In the next chapter, King Saul and the Israelites are ready for battle with the Philistines when Goliath steps out. He challenged them to a one on one fight to determine the winner of the battle. Looking at his outward appearance and hearing his words, Israel became fearful. For forty days this happened until David showed up. Instead of seeing an intimidating, undefeatable giant, he saw victory through God’s strength. He offered to fight, but people laughed at him. When he went onto the battlefield, even Goliath laughed because he was looking at the outward appearance of things. David won the battle that day because he knew who God was and he stepped onto the battlefield risking everything and giving God the chance to show up.

1 John 4:4 reminders us, “The Spirit who lives in you is greater than the spirit who lives in the world.” I don’t know what giant you’re facing or how your situation looks. I do know that God is greater than it and more powerful. It’s time you quit looking on the outside of the situation and started looking inside of you. God does not give you fear. He gives you power (2 Timothy 1:7). If you’re feeling outmatched and overwhelmed with defeat on the horizon for certain, step aside for a minute, pray and remember who is within you. Through Christ Jesus we have victory and nothing we face is too big for Him. Your giant is small and helpless compared to Him. Quit looking on the outside and start looking on the inside.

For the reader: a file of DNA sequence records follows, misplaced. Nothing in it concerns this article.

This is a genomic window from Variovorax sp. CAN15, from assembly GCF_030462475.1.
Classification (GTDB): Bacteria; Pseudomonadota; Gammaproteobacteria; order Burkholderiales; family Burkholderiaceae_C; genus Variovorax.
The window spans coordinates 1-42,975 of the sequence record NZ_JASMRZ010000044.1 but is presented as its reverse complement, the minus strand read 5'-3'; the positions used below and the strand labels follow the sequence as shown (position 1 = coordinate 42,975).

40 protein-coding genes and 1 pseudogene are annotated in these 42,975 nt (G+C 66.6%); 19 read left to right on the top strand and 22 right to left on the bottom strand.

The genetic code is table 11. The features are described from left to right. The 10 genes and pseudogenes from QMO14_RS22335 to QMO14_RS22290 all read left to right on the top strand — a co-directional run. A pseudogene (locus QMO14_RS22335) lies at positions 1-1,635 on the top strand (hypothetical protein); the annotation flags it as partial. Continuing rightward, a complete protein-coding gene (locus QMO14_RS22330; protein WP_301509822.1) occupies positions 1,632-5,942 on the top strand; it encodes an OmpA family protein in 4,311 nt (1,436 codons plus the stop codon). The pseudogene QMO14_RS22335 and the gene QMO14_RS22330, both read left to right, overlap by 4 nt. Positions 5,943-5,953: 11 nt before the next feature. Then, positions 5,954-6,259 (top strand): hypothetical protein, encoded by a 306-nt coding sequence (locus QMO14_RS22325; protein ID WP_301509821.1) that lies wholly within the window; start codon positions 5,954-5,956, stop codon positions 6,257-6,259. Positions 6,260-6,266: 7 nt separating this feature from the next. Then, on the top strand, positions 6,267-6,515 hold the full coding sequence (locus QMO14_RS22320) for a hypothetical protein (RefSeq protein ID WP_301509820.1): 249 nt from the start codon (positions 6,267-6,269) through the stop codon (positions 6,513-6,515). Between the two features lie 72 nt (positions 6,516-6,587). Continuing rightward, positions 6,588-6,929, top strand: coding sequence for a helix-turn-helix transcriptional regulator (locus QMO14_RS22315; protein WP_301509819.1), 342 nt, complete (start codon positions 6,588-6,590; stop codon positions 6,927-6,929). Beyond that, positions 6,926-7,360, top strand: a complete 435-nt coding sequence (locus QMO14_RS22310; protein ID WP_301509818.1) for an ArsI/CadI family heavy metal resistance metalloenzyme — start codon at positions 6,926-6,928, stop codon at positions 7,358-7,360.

Photo by Yash Raut on Unsplash

Leave a comment

Filed under Uncategorized

Celebrate Freedom

Most countries have some sort of day each year where they honor fallen soldiers. In the United States we have Memorial Day. Whatever country you’re in, this day is not really a day of celebration as many believe. It’s a somber day to stop and honor those who have fallen in battle. It’s a time where we should contemplate the cost of freedom that we enjoy. Many of us live our lives in freedom, but take it for granted. We forget the price that was and is being paid by those who stand up against those who want to take it away.

In a room in Jerusalem some 2,000 years ago, Jesus was having is final meal with His disciples. They didn’t understand the significance of the moment they were in, but they recorded what happened for us. It started off with Jesus washing the disciples’ feet. It wasn’t that much longer that He picked up some unleavened bread, blessed it’s and broke it symbolizing how He was about to be broken for our freedom from sickness. He then passed around the cup of wine for them to drink symbolizing His blood that would be poured out to give freedom from sin.

Luke 22:19 says, “Then he took a piece of bread, gave thanks to God, broke it, and gave it to them, saying, ‘This is my body, which is given for you. Do this in memory of me’” (GMT). As Christians, we celebrate a different kind of Memorial Day each time we celebrate the Lord’s Supper. We can’t let it become just a ritual we participate in. We are to remember the price that was paid for our freedom each time we take it. If Jesus has set you free, then you are free indeed and have much to be thankful for each time you participate in Communion. As they say, “Freedom is not free.” Someone paid for you to have it whether physical or spiritual.

Photo by Geda Žyvatkauskaitė on Unsplash

2 Comments

Filed under Uncategorized